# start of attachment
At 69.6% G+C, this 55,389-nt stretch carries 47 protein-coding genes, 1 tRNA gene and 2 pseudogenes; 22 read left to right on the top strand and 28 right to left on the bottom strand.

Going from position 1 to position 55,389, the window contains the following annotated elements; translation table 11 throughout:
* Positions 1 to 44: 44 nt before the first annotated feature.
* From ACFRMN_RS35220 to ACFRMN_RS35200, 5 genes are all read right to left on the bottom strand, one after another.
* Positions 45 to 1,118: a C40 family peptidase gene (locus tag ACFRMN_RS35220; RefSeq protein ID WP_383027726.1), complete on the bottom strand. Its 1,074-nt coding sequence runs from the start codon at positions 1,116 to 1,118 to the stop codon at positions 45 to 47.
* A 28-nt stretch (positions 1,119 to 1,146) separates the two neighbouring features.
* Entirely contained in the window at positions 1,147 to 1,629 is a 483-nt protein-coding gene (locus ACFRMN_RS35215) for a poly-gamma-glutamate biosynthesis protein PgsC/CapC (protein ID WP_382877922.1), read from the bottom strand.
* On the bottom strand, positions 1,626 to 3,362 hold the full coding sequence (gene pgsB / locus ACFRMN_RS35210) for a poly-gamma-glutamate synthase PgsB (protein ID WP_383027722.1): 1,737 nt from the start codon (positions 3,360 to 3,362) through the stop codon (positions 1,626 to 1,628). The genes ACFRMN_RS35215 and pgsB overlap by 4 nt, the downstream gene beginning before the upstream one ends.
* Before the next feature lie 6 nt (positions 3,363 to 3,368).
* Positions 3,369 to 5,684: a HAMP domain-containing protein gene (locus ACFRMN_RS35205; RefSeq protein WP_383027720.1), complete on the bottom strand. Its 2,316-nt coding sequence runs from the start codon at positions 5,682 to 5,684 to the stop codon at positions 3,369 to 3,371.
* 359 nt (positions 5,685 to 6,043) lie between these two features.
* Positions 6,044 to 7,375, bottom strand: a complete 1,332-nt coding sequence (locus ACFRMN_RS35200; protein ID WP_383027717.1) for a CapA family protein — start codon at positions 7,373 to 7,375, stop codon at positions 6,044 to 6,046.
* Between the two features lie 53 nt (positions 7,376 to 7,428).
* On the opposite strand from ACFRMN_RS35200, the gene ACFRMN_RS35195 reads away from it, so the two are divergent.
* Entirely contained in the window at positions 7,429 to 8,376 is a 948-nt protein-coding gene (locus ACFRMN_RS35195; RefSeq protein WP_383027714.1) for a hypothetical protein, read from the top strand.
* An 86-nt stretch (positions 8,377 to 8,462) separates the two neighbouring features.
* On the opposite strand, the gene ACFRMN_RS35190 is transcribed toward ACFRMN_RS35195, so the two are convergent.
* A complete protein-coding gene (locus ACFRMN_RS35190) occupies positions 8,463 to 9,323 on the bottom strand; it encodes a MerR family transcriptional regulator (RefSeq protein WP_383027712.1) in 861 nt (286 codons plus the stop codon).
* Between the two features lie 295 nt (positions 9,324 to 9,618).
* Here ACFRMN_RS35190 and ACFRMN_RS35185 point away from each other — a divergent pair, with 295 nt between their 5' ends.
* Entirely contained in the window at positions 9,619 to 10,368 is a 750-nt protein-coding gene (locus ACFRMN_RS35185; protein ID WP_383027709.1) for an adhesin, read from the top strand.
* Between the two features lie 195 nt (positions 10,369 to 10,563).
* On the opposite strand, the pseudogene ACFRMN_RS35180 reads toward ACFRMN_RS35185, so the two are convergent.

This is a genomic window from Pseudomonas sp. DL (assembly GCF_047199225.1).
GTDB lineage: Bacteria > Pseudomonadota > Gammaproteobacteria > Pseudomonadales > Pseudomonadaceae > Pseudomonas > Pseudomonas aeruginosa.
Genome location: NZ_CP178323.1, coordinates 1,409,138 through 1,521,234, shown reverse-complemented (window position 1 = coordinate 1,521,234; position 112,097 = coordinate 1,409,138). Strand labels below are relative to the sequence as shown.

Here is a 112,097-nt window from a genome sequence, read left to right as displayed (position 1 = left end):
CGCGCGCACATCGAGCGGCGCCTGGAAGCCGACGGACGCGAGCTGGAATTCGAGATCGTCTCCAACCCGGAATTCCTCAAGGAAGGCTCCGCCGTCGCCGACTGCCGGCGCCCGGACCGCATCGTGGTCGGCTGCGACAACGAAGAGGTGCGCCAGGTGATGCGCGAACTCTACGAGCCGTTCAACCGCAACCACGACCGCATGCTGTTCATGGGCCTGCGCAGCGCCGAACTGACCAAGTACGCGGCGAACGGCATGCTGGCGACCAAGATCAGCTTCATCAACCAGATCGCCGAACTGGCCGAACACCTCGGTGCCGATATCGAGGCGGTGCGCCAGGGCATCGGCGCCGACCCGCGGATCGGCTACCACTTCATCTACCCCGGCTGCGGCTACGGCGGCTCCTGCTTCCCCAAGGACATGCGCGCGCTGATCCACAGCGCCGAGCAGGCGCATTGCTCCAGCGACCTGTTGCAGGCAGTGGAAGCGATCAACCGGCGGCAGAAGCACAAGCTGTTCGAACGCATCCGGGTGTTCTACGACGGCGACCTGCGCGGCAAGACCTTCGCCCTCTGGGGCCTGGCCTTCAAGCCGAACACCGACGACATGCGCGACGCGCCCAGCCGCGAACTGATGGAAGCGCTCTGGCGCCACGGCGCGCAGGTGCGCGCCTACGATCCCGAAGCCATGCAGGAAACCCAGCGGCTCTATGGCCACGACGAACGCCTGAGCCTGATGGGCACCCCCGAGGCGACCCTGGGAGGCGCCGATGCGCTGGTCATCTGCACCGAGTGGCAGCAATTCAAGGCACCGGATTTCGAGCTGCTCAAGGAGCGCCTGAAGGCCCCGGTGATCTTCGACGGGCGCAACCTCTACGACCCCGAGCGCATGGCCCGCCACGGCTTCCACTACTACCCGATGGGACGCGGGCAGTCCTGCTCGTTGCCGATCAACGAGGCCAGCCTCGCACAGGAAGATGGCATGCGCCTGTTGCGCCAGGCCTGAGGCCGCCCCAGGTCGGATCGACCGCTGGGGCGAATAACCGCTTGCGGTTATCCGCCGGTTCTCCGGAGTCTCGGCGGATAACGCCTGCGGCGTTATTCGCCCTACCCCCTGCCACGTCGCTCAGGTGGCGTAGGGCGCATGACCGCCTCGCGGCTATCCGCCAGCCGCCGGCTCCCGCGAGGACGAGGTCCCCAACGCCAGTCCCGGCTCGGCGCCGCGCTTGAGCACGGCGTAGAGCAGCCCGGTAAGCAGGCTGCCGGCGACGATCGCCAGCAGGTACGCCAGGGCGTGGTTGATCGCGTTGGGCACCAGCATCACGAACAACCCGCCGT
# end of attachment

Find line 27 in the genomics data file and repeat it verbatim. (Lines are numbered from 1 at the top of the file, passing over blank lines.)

Here is a 112,097-nt window from a genome sequence, read left to right as displayed (position 1 = left end):